Amazon Echo Buds review: These true wireless earbuds sound as good as AirPods and cost less

When rumors surfaced that Amazon had an AirPods ($ 129 on Amazon) competitor in the works, the rumors were that they would be priced under $ 100 and they would get some fitness monitoring functions. Instead, Amazon released the Echo Buds, a pair of $ 130 (£ 120) true wireless earbuds that feature Alexa and hands-free Bose noise reduction. They probably aren’t AirPod killers (especially not now Apple has announced AirPods Pro with noise cancellation), but after using them for several days, I found that I liked them a lot and some things could do slightly better.

The Echo Buds are hidden in their charging case.

Sarah Tew / HDOT

From a design standpoint, there is nothing special about the Echo Buds. They don’t look much different than many other true wireless earbuds you’ll find on Amazon, with a bulkier charging case than that of the AirPods and the Anker SoundCore Liberty Air 2, but still small enough to fit a pocket without problems. They hit me and a colleague like they remembered Bragi’s earphones. That’s not a bad thing – they look sturdy and feel significantly more substantial than a budget model like the Free EarFun – but they have a Plain Jane quality to them that you may or may not like. Also, this style of buds isn’t for everyone and may be a little too big for some ears.

They fit me well and feel similar to the Jabra Elite 65t ($ 71 on Amazon) in my ears – they stick out a bit but don’t really swell, which is good. The Echo Buds come with three sizes of earbuds and three sizes of wingtips (the earbuds are IPX4 sweat resistant, so you can use them at the gym or for running). I chose the large wingtip-less earpiece and was able to achieve a secure fit and airtight seal which is essential if you are hoping to get the best sound quality out of these earbuds. If you don’t get a tight seal, you will lose some bass and the noise reduction won’t work either.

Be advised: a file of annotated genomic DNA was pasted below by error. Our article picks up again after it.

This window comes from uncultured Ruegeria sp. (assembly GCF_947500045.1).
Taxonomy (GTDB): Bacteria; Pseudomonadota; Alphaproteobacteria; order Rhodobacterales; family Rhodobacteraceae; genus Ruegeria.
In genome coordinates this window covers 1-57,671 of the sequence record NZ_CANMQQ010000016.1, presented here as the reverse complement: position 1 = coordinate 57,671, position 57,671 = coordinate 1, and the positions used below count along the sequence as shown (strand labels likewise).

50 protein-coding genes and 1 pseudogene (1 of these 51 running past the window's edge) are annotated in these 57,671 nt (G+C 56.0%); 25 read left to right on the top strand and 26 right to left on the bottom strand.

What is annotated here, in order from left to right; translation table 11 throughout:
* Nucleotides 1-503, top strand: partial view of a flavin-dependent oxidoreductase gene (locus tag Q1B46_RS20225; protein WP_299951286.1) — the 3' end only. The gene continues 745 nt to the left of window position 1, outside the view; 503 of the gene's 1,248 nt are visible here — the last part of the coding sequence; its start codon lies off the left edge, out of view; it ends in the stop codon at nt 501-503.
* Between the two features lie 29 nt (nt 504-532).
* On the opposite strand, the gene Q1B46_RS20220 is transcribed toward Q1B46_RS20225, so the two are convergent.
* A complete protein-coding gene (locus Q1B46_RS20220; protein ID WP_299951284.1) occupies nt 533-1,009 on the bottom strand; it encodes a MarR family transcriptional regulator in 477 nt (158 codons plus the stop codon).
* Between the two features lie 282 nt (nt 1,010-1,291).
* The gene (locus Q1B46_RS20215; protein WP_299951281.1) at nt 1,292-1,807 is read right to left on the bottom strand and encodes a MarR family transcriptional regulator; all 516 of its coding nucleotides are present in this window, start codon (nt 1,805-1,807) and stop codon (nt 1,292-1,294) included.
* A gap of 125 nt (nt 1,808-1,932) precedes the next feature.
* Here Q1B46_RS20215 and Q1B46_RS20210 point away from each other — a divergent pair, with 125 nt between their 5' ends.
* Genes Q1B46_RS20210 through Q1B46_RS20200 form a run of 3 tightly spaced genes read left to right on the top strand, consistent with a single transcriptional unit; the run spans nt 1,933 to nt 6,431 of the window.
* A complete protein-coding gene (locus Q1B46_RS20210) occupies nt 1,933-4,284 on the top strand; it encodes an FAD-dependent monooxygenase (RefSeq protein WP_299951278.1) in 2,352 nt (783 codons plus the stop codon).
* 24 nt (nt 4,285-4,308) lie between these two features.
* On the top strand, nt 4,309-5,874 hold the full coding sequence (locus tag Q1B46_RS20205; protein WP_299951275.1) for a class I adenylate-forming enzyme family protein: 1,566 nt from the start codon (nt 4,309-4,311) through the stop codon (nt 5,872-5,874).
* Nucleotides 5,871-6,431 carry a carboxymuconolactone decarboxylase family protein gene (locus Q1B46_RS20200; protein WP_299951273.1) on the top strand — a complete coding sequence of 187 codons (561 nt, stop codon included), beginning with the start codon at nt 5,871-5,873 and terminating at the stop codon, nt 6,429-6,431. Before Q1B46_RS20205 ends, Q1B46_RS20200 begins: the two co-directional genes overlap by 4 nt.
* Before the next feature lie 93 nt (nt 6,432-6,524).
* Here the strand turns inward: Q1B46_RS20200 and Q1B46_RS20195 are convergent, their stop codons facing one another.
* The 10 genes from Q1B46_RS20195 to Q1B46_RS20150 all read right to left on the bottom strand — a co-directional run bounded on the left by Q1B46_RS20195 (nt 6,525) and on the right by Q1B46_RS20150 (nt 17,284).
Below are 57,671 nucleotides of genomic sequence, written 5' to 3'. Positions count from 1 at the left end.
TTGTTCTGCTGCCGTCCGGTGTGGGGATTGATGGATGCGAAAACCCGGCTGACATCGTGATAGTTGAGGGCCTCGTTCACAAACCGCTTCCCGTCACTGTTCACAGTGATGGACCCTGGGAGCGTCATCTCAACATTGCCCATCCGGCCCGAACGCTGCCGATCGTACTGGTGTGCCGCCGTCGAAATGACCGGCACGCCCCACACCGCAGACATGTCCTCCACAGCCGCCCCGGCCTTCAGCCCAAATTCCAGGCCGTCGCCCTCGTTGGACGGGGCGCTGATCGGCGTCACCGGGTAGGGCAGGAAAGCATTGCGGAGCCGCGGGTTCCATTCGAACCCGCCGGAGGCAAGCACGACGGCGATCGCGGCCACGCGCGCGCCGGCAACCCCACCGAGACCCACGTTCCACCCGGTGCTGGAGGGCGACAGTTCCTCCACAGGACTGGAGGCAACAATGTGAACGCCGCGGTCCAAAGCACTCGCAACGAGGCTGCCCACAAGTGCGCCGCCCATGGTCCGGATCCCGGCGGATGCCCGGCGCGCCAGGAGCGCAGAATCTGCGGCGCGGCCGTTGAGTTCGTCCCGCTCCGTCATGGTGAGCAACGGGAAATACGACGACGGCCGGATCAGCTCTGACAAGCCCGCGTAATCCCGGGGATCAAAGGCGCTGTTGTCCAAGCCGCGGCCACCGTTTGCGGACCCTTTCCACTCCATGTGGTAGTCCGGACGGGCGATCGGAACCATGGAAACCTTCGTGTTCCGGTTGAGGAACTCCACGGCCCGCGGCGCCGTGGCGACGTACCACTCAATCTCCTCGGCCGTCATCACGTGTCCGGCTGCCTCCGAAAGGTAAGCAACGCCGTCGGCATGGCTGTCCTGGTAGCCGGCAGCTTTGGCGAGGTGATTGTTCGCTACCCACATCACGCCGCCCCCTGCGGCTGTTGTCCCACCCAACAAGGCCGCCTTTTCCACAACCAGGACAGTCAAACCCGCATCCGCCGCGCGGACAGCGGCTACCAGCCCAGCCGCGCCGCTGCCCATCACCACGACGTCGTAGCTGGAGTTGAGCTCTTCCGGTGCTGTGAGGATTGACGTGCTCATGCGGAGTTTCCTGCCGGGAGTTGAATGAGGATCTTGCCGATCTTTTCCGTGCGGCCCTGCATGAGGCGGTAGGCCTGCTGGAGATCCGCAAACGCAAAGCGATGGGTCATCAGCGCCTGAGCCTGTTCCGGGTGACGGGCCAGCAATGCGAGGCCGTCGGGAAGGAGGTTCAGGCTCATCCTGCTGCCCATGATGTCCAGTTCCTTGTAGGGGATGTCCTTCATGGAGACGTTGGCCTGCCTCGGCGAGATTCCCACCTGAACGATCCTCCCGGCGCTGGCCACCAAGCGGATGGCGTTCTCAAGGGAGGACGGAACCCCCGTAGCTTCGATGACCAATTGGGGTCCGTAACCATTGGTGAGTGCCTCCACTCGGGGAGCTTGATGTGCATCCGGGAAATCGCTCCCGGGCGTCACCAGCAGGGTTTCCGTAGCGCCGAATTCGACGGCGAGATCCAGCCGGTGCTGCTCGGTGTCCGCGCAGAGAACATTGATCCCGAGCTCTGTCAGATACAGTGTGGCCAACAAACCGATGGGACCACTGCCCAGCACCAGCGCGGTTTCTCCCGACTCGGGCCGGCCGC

I had a bit of trouble initially setting them up with a iPhone 11 Pro, but I’ve had issues with other true wireless earbuds, so it’s more likely an issue with iOS 13, which should be fixed in a later update from Apple. After setting up the Echo Buds via the Alexa app on your iOS or an Android device, the headphones work just like an Echo speaker. In order for all Alexa features to work you need to make sure you allow access to your location (via GPS), which may not be immediately noticeable to some people (I had to go into my iOS settings and set “Allow location access” to the Alexa app to “Always” instead of “While using the app.”).

What you get in the box.

Sarah Tew / HDOT

I’m not going to go into any files Alexa privacy issues, but, as with any Alexa-enabled speaker, you can choose to mute the Echo Buds’ microphones and prevent the headphones from accessing Alexa when you say “Alexa” without pressing any buttons. Alas, hands-free Alexa was a bit hit and miss. It worked perfectly indoors in quieter environments, but when I used the wake word “Alexa” while walking the noisiest streets in New York, the buds sometimes didn’t hear me, even when I was talking loudly. (For the record, it’s a little embarrassing to repeatedly bark “Alexa” in public around other people.)

Fortunately, you can log into Alexa manually as a backup. The Echo Buds have touch controls and you can program the left and right buds to perform tasks such as advancing a track forward or backward and accessing your phone’s voice assistant or Alexa by double-tapping or tapping and holding. I found the touch controls responsive, but some people may be put off by the fact that there are no volume controls on the buds themselves. As with the AirPods, you have to use voice controls to raise and lower the volume or use the controls on your phone.

As for the sound quality, while it wasn’t great, it was good (again, an airtight seal makes a big difference). There is an increase in presence (treble boost) to the default setting, but the earbuds have decent clarity and Amazon claims they are equipped with Knowles balanced dual armor drivers. It may not be a bass lover’s headphone, but it did have enough kick for my taste. You can tweak the sound a bit with the EQ settings in the Alexa app – I turned the treble down a bit and turned up the bass a bit – and most people should find that the Echo Buds offer a pleasant listening experience. Not a wow, but certainly on par with other true wireless earbuds in its overall price range and above standard AirPods, especially in noisier environments.

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